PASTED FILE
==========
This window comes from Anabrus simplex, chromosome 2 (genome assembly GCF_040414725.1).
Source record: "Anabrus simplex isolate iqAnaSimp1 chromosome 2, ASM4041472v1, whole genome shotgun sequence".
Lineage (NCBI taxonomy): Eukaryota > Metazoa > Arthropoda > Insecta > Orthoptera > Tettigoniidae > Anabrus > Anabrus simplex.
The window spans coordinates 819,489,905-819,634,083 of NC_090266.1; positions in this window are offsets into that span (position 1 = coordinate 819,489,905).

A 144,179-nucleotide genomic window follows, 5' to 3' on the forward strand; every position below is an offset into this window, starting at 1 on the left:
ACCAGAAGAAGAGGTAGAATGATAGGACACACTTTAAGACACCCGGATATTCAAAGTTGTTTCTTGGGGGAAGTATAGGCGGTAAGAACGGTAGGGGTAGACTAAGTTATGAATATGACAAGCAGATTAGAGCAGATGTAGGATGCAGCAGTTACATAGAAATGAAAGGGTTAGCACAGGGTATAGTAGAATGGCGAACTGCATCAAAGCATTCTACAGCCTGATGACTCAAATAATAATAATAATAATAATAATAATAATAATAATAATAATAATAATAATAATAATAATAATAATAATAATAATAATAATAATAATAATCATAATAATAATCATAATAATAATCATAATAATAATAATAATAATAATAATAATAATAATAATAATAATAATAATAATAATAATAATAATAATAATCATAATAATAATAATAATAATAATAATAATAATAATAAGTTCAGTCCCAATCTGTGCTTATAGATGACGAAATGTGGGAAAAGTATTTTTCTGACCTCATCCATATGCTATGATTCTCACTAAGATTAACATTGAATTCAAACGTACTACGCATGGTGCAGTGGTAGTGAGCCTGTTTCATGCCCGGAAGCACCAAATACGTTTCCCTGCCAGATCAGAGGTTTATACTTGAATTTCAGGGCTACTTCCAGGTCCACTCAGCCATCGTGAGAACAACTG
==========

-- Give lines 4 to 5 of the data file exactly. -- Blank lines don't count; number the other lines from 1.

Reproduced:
The window spans coordinates 819,489,905-819,634,083 of NC_090266.1; positions in this window are offsets into that span (position 1 = coordinate 819,489,905).

A 144,179-nucleotide genomic window follows, 5' to 3' on the forward strand; every position below is an offset into this window, starting at 1 on the left: